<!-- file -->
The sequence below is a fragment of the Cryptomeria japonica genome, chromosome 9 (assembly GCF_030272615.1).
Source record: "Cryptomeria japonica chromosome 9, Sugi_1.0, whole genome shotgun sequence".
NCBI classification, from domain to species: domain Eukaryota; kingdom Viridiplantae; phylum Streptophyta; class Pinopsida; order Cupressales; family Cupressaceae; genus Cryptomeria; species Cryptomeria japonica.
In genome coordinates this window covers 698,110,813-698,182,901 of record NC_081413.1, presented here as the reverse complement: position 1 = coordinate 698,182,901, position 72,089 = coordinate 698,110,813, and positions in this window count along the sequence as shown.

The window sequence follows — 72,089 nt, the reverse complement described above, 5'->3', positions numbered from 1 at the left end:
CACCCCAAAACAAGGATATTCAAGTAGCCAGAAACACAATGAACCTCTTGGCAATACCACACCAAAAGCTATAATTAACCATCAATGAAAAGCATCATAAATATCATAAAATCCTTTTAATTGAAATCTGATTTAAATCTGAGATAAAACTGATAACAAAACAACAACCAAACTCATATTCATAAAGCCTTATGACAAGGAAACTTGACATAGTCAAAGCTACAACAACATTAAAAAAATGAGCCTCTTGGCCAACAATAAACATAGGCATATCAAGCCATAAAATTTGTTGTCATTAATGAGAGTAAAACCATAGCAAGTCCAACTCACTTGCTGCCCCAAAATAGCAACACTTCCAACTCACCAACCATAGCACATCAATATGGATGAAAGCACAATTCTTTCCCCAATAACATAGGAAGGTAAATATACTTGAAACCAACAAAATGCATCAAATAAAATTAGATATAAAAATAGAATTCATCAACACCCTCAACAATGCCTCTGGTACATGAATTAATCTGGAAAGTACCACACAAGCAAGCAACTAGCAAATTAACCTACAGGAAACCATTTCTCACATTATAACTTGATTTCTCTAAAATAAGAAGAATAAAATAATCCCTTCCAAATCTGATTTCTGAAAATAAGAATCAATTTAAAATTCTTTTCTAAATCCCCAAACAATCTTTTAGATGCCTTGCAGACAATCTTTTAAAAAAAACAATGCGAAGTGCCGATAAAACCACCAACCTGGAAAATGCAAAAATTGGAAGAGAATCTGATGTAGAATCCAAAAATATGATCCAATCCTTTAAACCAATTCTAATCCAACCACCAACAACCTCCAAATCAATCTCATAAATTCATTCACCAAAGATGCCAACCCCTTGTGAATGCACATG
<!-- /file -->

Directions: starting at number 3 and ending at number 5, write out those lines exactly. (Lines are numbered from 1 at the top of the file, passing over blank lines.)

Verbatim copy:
NCBI classification, from domain to species: domain Eukaryota; kingdom Viridiplantae; phylum Streptophyta; class Pinopsida; order Cupressales; family Cupressaceae; genus Cryptomeria; species Cryptomeria japonica.
In genome coordinates this window covers 698,110,813-698,182,901 of record NC_081413.1, presented here as the reverse complement: position 1 = coordinate 698,182,901, position 72,089 = coordinate 698,110,813, and positions in this window count along the sequence as shown.

The window sequence follows — 72,089 nt, the reverse complement described above, 5'->3', positions numbered from 1 at the left end: